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Catalan Socialists to oppose any self-determination initiative without Madrid’s approval

The Catalan Socialist Party (PSC), which is federated to the Spanish Socialist Party (PSOE), has decided to harden its strategy towards Catalonia’s right to self-determination. In the PSOE’s extraordinary Political Conference, which took place last weekend, the PSC and the PSOE agreed not to break their union and to offer a more coordinated message. The PSC supports the Catalan people’s right to self-determination, but the PSOE totally rejects it. The compromise solution will be that the Catalan Socialists will stop making explicit contributions for an agreed self-determination vote in Catalonia and will focus on opposing any initiative in favour of Catalonia’s self-determination that has not been previously agreed with the Spanish institutions.

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11 November 2013 10:02 PM

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ACN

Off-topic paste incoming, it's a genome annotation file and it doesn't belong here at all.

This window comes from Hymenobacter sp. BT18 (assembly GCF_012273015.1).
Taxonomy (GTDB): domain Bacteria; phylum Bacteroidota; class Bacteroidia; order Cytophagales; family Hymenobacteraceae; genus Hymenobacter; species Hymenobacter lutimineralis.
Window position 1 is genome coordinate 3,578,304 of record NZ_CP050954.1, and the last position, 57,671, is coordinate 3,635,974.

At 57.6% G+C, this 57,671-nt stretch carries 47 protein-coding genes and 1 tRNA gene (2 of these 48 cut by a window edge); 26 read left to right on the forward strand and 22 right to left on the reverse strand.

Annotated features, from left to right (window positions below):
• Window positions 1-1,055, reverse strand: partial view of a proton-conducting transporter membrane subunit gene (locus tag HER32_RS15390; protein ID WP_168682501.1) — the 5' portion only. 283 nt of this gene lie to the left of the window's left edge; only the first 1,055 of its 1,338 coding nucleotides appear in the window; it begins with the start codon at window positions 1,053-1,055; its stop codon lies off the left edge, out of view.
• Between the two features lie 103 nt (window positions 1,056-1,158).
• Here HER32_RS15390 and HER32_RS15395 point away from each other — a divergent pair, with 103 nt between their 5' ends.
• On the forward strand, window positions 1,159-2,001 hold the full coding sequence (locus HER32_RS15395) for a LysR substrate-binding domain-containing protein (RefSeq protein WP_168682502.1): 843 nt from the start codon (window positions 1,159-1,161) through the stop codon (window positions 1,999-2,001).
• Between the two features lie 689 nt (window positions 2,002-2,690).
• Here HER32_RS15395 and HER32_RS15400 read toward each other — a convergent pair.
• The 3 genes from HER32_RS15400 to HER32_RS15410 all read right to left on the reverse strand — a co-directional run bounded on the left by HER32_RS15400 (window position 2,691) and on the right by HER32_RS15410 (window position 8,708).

Madrid (ACN).- The Catalan Socialist Party (PSC), which is federated to the Spanish Socialist Party (PSOE), has decided to harden its strategy towards Catalonia’s right to self-determination. From now on, instead of making explicit contributions for an agreed self-determination vote in Catalonia, the PSC will focus on opposing any initiative in favour of Catalonia’s self-determination that has not been agreed in advance with the Spanish institutions. At the PSOE’s extraordinary Political Conference, which took place last weekend, the PSC and the PSOE agreed not to break their union and to offer a more coordinated message. In Catalonia the PSC and PSOE have formed a single party since they merged in 1977. However, in recent years, and particularly in the last few months, tension between the PSC and the PSOE has increased due to Catalonia’s self-determination process. The PSC supports the Catalan people’s right to self-determination, but the PSOE totally rejects it. Some veteran members of the PSOE holding Spanish nationalist stances argued for splitting up with the PSC and running separately in Catalonia. This was officially rejected last weekend, when the Secretary General of the PSOE, Alfredo Pérez Rubalcaba, highlighted the need to “work together”. The message was also shared by the leader of the powerful Andalusian federation of the PSOE, Susana Díaz, who is also the President of Andalusia’s Government. During the weekend there were several appeals for the “unity” of Spain and the “unity” of the Socialists, advocating a federal model for Spain but without granting Catalonia the right to self-determination. The compromise solution for the PSC to avoid a break with the PSOE, will be to focus on opposing any initiative or measure promoting or in favour of a self-determination vote in Catalonia that has not been agreed in advance with the Spanish institutions. PSC sources told ACN that the time had come “to clarify” their position on this issue.